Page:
Classical Music Listings From The New York Times

HDaniel Bernard Roumain rehearsing with Maestr...
Daniel Bernard Roumain


Alarm Will Sound (Friday) The Temple of Dendur has been the backdrop for many memorable concerts at the Metropolitan Museum of Art. In Kate Soper’s specially commissioned new-music drama, “I Was Here I Was I,” with a libretto by Nigel Maister, who also directed, the temple becomes a character in a suspenseful story inspired by the Victorian adventurer Amelia Edwards. This intrepid ensemble performs under Alan Pierson. At 7 p.m., 212-570 3949,; $60 (limited availability); $1 for children 7 to 16. (Corinna da Fonseca-Wollheim)

Bang on a Can Marathon (Sunday) Pushing 30, this venerable new-music extravaganza — part of the River to River festival — will last eight hours this year. Among the impressive lineup of performers are vocal artists like Anonymous 4, singing selections from “love fail,” by David Lang, a Bang on the Can founder); Roomful of Teeth; and Meredith Monk. The instrumentalists include So Percussion; the ensemble Contemporaneous, playing Andrew Norman’s “Try”; and the resident Bang on a Can All-Stars. The mood is always delightfully loose and the music a rich swath, heavy on American composers. At 2 p.m., Brookfield Place, Winter Garden, 220 Vesey Street, at West Street, Lower Manhattan,,; free. (Woolfe)

Caramoor Music Festival (Saturday) This international music festival at the bucolic Caramoor Center opens with a gala program featuring, as so many gala festival do, the violinist Joshua Bell, who is appearing with the Orchestra of St. Luke’s and the conductor Cristian Macelaru. Mr. Bell performs Ligeti’s “Concert Romanesc” and Sibelius’s Violin Concerto in D (Op. 47). The program concludes with Bizet’s exuberant Symphony in C. At 8:30 p.m., Venetian Theater, Caramoor, 149 Girdle Ridge Road, Katonah, N.Y., 914-232-1252,; $20 to $105. (Tommasini)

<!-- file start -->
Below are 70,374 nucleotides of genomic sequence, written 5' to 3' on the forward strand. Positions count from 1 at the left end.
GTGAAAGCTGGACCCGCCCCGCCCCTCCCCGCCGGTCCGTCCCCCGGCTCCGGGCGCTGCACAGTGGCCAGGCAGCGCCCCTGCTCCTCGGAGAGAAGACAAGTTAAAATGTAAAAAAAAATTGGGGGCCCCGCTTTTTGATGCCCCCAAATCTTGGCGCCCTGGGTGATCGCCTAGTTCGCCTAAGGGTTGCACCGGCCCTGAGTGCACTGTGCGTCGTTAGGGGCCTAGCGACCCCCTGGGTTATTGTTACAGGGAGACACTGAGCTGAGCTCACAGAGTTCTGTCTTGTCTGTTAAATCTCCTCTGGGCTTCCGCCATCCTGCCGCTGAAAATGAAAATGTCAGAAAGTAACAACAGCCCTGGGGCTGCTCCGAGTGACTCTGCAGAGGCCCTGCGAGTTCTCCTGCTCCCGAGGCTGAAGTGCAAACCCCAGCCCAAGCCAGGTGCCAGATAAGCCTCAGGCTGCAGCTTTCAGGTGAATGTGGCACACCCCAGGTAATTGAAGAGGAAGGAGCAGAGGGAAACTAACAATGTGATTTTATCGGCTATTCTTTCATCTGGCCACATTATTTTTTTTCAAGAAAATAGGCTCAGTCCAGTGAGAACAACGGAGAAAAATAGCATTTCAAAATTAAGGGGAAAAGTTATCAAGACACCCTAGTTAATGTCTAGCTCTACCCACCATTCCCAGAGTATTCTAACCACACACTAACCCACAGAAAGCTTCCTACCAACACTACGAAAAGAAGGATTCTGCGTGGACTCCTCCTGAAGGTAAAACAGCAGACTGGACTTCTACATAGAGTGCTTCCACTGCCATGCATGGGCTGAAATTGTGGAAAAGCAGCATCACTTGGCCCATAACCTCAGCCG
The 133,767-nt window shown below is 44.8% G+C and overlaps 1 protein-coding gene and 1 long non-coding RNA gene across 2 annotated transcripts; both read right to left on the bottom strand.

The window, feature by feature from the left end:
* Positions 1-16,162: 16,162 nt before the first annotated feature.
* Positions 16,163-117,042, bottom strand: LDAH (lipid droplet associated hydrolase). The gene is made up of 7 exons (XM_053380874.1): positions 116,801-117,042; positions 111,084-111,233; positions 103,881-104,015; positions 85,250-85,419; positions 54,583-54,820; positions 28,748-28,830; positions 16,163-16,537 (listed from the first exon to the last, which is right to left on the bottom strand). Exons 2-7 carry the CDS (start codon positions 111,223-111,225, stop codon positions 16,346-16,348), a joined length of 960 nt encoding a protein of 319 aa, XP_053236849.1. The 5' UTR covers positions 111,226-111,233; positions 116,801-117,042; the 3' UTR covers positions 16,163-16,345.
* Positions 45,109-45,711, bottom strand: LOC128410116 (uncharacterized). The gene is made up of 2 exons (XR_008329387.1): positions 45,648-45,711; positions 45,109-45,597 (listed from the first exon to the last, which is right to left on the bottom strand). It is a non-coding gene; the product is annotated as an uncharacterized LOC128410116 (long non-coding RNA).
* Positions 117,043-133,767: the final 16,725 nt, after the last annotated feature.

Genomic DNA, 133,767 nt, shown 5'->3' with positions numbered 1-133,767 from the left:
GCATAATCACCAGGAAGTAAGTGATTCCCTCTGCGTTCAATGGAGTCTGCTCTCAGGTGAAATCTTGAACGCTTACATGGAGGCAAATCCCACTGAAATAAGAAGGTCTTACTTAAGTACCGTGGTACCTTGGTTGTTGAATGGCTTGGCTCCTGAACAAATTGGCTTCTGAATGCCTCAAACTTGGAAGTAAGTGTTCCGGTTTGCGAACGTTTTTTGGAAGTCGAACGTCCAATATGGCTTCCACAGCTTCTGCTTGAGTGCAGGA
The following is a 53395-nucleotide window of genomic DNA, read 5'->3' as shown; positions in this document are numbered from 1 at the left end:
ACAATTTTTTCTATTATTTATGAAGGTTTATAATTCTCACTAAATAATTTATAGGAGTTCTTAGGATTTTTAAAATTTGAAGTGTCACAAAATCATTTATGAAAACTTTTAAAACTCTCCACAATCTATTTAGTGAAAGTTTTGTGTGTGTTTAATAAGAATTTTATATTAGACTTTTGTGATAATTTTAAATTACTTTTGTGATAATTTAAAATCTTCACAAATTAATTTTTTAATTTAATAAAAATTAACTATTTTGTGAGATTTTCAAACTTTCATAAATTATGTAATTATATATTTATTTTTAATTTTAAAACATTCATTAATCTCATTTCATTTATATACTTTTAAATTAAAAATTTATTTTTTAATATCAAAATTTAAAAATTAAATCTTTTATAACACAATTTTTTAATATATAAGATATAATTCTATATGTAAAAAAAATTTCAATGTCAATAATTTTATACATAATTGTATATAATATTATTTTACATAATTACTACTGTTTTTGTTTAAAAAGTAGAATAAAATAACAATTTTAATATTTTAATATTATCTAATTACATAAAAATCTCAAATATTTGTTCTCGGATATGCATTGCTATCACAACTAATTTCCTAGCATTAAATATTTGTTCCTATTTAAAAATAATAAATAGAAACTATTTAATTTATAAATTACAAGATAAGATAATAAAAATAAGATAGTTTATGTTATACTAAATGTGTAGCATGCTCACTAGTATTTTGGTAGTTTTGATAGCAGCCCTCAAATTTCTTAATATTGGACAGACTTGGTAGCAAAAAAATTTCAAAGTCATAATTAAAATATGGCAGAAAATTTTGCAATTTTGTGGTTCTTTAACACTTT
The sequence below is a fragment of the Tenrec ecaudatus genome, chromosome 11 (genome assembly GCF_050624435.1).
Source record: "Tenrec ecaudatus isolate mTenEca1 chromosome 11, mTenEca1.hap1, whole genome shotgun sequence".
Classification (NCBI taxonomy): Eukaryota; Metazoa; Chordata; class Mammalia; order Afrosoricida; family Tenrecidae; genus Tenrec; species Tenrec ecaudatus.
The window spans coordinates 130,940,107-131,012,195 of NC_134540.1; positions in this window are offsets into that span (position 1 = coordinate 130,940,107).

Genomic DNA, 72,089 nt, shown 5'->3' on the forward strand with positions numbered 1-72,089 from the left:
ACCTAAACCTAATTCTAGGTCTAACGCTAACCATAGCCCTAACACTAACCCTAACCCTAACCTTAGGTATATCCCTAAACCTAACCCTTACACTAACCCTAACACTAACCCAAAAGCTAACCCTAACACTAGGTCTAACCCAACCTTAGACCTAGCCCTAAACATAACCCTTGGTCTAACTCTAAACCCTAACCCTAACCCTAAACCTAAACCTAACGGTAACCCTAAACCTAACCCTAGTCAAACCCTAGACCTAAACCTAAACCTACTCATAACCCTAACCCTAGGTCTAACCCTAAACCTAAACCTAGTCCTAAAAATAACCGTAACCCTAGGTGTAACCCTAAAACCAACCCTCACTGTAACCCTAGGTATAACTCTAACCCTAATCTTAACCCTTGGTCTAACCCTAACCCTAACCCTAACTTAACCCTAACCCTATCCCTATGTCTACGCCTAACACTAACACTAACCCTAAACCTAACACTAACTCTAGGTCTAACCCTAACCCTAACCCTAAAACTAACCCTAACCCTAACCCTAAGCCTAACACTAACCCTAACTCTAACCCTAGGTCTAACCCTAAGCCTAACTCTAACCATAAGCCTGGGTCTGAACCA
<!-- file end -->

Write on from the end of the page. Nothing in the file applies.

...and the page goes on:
Make Music New York (Saturday) The streets, plazas, parks and waterfronts of the five boroughs will be alive with music during this free, outdoor extravaganza, which features over 1,300 concerts from dawn to dusk. Many events are audience participatory, like “And Death Shall Have No Dominion” — a singing event for synchronized headphone choir celebrating Dylan Thomas’s famous poem. The 50th anniversary of Terry Riley’s “In C” will be commemorated on Cornelia Street in the West Village. Uptown, on Amsterdam Avenue, the teenagers of Face the Music will perform works by Daniel Bernard Roumain and Gregory Huebner. More than 100 saxophonists will gather on Columbia’s campus and dozens of flute players will converge in Central Park. A trio, a quartet and a solo pianist are among the performers at a six-hour concert at Bargemusic in Brooklyn. And part of the fun is the unexpected: discovering a string quartet, a rock band or an opera singer in the city’s many nooks and crannies. A schedule is at (Vivien Schweitzer)

River to River Festival (through June 29) This summer’s outdoor arts festival in Lower Manhattan continues on Friday at 7:30 p.m. with a performance of music by Terry Riley and composers he influenced, at Federal Hall, 26 Wall Street. This weekend the programming is heavy on sound walks and other participatory processional events: including, on Saturday, a Dylan Thomas-inspired participatory singalong at 11 a.m., which celebrates one of his famous poems, “And Death Shall Have No Dominion,” and a “walkscape” — with an app for the iPhone — designed by the Dutch composers Strijbos & Van Rijswijk, from 8 a.m. to 6 p.m. No smartphones are needed for the flutist Claire Chase and the percussionist Svet Stoyanov’s performance of a new duet, “Alone,” by the composer Marcos Balter (on Saturday evening at Federal Hall). This is just a sampling of the dozens of cultural events taking place during River to River’s nearly two-week run. More details: Events are free, but some require reservations. (da Fonseca-Wollheim)